NSBA Participates in Senate Roundtable on E-Verify

May 22, 2013

pic-congress-hearingOn May 16, the Senate Committee on Small Business and Entrepreneurship held a roundtable on “The Impact of Mandatory E-Verify on America’s Small Businesses.”  Participating Senators included the Committee Chair, Sen. Landrieu (D-La.), and Ranking Member, Sen. James Risch (R-Idaho), as well as Sens. Jeanne Shaheen (D-N.H.) and Marco Rubio (R-Fla.).  NSBA General Counsel David R. Burton was one of the private sector participants.

Toward the end of the roundtable, Sens. Landrieu and Risch expressed a willingness to work together to offer a bipartisan small business floor amendment addressing many issues raised by NSBA during the roundtable.  It would presumably address: (1) improved E-Verify accuracy standards with significant consequences for failing to meet those standards; (2) time limits on resolving E-Verify database errors; (3) strengthening the USCIS Advocate (created by Sen. Al Franken’s (D-Minn.) amendment); (4) reducing employer penalties; and other matters.

Sen. Rubio, who is a member of the so-called immigration “Gang of 8” that drafted the initial bill, expressed support for ensuring that the bill makes it clear that if you possess a U.S. passport that you are authorized to work notwithstanding what E-Verify might say about your status.  NSBA has sought this provision.

NSBA is seeking modifications to the E-Verify provisions in the immigration bill, and made the following key points at the roundtable.

First, the penalties imposed need to be reasonable.  The Legal Workforce Act reported out of the House Judiciary Committee last Congress would have imposed penalties for failing to use E-Verify as high as many states impose for second degree murder (up to 10 years in prison).  Certainly, employing someone should not rank in seriousness with taking another person’s life.  The civil money penalties in the present Senate Judiciary Committee bill can be as high as $25,000 per violation.  These penalties in turn may be increased still further by regulation if the business has had some labor or employment violation in the past. In the leaked administration bill, E-Verify penalties were tripled to $75,000 per violation if there were labor or employment violations in the past, so it is likely that this will be their goal.   These are potentially ruinous penalties that can destroy a small-business owner’s life savings. NSBA believes the penalties being considered show a lack of perspective.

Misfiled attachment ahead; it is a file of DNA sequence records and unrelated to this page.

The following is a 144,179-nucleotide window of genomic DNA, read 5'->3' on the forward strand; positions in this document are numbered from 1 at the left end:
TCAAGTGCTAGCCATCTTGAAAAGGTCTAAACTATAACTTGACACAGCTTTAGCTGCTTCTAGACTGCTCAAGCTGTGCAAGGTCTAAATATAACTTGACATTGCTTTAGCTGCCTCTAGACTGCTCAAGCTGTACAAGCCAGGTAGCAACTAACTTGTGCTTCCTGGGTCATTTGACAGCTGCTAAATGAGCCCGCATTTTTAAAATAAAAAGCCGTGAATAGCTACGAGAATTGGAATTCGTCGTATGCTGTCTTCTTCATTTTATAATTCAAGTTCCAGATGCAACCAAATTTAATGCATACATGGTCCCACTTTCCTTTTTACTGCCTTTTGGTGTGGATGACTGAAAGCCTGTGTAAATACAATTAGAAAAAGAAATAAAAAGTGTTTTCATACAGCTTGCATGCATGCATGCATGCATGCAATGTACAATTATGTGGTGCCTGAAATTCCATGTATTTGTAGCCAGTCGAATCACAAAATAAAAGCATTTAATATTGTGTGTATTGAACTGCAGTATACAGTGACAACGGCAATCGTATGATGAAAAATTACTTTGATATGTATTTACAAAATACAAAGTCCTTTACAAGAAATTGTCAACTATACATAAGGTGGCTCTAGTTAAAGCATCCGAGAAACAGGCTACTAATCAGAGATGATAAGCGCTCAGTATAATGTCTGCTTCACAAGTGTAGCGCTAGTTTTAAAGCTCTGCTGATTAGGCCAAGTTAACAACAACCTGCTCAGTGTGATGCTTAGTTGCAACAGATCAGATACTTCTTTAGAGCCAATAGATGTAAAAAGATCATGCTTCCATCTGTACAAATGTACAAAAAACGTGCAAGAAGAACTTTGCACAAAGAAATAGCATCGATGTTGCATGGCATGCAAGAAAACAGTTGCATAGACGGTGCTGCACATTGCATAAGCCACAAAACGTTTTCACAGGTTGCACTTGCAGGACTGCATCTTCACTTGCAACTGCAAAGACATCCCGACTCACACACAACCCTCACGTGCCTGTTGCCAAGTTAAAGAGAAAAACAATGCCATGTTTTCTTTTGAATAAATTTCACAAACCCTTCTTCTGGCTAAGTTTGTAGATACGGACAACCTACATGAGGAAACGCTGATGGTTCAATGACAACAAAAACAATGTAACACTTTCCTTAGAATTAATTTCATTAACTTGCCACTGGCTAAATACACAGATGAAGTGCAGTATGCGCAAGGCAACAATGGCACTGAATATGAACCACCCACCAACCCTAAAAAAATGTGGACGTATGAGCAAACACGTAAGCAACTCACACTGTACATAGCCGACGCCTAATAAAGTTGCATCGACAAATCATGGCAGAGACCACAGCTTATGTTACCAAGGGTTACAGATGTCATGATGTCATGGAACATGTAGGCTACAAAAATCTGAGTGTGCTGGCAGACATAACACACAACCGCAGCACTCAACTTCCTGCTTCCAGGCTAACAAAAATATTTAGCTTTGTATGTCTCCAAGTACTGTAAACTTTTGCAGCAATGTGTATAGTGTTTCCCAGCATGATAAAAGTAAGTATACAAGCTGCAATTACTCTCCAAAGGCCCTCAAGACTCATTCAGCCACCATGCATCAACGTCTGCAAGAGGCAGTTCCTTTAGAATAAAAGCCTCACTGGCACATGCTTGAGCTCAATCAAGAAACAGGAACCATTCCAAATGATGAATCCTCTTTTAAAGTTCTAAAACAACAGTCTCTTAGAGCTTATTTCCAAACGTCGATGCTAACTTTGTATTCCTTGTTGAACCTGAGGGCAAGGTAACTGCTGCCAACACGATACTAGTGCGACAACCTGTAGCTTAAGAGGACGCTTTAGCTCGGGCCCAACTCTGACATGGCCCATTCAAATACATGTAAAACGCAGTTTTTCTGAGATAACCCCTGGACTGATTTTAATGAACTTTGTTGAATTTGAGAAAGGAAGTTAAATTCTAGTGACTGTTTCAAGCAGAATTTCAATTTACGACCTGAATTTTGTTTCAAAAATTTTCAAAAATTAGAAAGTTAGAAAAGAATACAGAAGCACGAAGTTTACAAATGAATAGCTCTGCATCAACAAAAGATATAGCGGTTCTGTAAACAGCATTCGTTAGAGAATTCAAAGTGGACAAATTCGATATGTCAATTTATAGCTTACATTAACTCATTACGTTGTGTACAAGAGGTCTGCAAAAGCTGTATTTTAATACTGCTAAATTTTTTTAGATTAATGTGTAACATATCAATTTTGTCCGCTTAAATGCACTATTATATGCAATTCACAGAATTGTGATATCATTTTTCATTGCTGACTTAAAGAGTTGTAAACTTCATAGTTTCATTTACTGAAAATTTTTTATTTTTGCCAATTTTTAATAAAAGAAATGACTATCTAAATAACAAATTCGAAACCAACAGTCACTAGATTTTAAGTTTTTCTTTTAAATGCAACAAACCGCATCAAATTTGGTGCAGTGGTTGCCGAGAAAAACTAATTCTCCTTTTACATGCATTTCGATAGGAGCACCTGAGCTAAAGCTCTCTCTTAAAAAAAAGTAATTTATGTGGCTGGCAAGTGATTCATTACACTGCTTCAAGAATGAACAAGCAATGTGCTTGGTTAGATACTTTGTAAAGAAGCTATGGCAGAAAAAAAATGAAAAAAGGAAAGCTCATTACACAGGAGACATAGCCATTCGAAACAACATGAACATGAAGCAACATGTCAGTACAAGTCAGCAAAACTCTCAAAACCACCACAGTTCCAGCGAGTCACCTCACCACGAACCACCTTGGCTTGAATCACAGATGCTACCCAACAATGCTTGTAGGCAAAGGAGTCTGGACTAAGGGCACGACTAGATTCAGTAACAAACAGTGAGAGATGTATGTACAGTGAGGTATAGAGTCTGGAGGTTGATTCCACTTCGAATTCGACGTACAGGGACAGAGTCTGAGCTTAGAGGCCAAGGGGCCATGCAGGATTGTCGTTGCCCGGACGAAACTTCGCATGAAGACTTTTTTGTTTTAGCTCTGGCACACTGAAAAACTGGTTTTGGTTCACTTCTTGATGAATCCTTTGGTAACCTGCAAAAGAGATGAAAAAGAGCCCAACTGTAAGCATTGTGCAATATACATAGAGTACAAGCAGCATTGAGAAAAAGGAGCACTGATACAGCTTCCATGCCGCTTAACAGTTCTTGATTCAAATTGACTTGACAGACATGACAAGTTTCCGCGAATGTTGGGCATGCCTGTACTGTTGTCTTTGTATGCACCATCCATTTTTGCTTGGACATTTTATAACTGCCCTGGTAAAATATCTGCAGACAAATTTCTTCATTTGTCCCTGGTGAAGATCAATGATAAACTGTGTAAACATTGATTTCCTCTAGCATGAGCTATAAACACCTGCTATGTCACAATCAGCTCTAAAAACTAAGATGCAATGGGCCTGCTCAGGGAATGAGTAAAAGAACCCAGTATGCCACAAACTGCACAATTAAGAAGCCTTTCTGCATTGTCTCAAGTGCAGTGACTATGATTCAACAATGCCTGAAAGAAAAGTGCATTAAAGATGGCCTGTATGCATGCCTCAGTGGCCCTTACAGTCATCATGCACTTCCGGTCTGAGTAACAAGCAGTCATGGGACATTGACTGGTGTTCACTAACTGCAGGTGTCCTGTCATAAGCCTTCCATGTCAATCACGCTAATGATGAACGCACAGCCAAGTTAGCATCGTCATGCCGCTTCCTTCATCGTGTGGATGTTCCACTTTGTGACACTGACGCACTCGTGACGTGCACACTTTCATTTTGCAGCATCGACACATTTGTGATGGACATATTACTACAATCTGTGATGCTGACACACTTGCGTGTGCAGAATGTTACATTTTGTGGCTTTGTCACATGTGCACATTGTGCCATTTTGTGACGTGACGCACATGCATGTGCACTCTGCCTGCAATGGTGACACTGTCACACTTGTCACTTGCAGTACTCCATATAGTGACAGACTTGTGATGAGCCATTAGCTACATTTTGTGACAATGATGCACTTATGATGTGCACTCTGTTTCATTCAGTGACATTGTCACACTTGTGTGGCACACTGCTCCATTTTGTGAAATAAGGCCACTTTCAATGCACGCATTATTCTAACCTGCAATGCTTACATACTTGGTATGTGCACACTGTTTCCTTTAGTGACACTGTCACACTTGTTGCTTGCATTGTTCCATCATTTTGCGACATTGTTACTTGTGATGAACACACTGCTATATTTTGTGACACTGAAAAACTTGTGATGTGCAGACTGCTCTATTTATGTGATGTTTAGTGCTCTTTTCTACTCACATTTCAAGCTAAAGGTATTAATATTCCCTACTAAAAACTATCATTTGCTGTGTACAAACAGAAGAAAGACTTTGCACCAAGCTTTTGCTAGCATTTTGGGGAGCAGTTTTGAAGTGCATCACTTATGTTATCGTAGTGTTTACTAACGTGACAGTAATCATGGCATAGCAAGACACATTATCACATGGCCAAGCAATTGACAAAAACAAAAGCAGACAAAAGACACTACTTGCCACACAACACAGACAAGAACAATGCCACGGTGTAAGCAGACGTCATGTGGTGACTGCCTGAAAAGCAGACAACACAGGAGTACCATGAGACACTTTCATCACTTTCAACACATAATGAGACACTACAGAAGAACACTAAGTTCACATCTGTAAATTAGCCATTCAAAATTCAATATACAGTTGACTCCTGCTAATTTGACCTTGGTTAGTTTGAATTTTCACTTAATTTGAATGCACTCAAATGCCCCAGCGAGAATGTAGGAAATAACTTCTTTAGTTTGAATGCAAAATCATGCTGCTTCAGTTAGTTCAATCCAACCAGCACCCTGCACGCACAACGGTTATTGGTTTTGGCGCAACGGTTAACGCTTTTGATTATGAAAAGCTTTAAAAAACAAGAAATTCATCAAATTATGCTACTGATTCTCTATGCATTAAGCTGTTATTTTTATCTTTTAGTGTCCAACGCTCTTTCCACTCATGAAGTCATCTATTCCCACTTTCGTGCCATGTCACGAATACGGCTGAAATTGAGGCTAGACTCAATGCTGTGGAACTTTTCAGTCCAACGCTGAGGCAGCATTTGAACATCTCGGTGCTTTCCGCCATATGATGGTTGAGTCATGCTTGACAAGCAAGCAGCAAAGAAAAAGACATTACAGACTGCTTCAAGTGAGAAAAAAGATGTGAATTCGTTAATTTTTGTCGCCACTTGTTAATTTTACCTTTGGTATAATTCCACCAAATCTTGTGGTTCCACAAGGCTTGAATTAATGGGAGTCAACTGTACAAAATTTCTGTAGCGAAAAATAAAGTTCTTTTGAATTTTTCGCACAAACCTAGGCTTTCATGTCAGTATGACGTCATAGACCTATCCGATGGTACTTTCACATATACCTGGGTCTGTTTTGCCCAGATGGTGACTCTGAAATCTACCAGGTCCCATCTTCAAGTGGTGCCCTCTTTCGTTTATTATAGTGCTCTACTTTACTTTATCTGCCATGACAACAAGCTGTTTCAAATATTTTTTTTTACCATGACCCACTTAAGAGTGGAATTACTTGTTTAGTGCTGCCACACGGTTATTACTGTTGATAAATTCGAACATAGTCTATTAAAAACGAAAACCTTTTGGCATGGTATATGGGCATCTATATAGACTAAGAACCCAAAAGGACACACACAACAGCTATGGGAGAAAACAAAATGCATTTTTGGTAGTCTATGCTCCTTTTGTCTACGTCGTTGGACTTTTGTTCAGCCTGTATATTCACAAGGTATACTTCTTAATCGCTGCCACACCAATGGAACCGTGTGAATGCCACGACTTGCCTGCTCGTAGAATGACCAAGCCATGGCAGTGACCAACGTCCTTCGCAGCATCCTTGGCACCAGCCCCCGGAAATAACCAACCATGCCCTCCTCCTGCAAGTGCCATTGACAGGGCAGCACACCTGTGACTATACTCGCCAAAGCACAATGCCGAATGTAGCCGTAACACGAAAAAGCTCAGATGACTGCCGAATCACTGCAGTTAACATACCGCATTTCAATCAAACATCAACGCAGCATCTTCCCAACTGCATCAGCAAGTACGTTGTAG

Second, there should be a specific, reasonable limit on how long those receiving a temporary non-confirmation (TNC) should have to wait for the resolution of database errors.  It currently takes about 100 days to resolve database errors but if the use of E-Verify is made mandatory for all new hires, the time to resolve errors is likely to increase dramatically.  During that time, small businesses must retain the person in question knowing that it is more likely than not they will ultimately be found unauthorized to work.  Moreover, many American citizens will find their fundamental right to earn a living endangered.  If either the employee has presented a U.S. passport or two months have elapsed since an appeal of a TNC and the I-9 process has been complied with, then the employer should be able to hire the person without penalty or discharge the person without being subjected to lawsuits and liability.

Third, there needs to be independent measurement and evaluation of accuracy of the system combined with serious consequences if the error rate remains too high. Current error rates are so high that hundreds of thousands of American citizens each year will have to endure a bureaucratic nightmare simply to exercise their right to work. If error rates remain high, then it is appropriate that the mandatory nature of the system be relaxed.  This could be accomplished by a phased-in implementation with large employers first and a statistically valid, independent accuracy evaluation being conducted before the next stage is authorized. For example, employers with 500 or more employees could be required to use the system immediately.  If the error was less than 1 in 250, then the system would apply to employers of 250 or more.  If after a year, the error rate was less than 1 in 500, then the system would apply to employers of 100 or more.  And so on.  The final target should be at least an error rate of less than 1 in 1000.

Fourth, there should be a low- cost, administrative means for compensating employers and employees for actual costs incurred or wages lost because of E-Verify errors.

Fifth, there should be an ironclad protection against liability for small businesses that make employment decisions based on the mandates of the E-Verify employment verification system.  The current Senate bill provides this protection.

Sixth, there should an office at U.S. Citizenship and Immigration Services (USCIS) similar to the Taxpayers Advocate Service at the Internal Revenue Service. This office should be independent and have the authority to issue binding assistance orders to aid small businesses or employees when the USCIS bureaucracy runs amuck.

On Thursday, May 30 at 1:00 p.m. EDT, NSBA will host a teleconference on immigration reform to discuss the various immigration proposals and how they impact small business. The call will feature Alvaro M. Bedoya, Chief Counsel for the Senate Judiciary Subcommittee on Privacy, Technology & the Law. Please click here for more information and to register.

NSBA is urging small-business owners to contact their lawmakers and urge them to support pro-small-business immigration reform. Please click here today to take just a few moments to personalize NSBA’s draft letter and sent it to your Senators and Representatives.